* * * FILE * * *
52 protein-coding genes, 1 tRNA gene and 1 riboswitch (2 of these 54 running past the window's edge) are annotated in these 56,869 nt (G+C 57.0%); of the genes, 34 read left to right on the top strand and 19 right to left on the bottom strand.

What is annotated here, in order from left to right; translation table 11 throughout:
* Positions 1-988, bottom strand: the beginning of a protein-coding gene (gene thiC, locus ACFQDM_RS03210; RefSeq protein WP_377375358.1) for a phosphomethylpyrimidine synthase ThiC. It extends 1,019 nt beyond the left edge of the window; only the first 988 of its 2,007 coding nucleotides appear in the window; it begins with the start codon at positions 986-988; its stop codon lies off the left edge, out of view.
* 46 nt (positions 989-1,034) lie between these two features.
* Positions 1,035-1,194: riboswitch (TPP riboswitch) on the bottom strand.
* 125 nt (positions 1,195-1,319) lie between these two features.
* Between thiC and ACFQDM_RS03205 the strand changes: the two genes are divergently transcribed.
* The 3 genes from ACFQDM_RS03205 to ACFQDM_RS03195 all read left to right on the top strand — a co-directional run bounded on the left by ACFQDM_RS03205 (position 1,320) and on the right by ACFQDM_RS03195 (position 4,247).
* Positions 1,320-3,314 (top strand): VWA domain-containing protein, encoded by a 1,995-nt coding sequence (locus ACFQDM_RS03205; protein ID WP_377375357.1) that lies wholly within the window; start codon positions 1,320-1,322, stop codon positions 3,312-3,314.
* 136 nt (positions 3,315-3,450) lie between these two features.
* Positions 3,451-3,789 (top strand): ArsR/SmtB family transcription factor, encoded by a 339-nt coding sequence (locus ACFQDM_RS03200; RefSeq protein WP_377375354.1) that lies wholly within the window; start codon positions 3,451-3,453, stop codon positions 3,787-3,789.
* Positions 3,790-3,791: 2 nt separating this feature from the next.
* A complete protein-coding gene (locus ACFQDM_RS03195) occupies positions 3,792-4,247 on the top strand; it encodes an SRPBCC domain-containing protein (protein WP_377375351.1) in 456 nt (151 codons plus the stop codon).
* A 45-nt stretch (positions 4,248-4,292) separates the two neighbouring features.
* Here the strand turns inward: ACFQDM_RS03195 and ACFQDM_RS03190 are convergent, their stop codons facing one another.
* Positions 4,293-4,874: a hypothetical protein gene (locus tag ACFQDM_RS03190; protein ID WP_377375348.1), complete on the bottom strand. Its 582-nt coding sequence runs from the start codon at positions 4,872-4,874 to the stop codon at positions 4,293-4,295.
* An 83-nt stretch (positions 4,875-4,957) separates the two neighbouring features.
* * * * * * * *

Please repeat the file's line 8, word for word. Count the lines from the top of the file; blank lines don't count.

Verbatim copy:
* The 3 genes from ACFQDM_RS03205 to ACFQDM_RS03195 all read left to right on the top strand — a co-directional run bounded on the left by ACFQDM_RS03205 (position 1,320) and on the right by ACFQDM_RS03195 (position 4,247).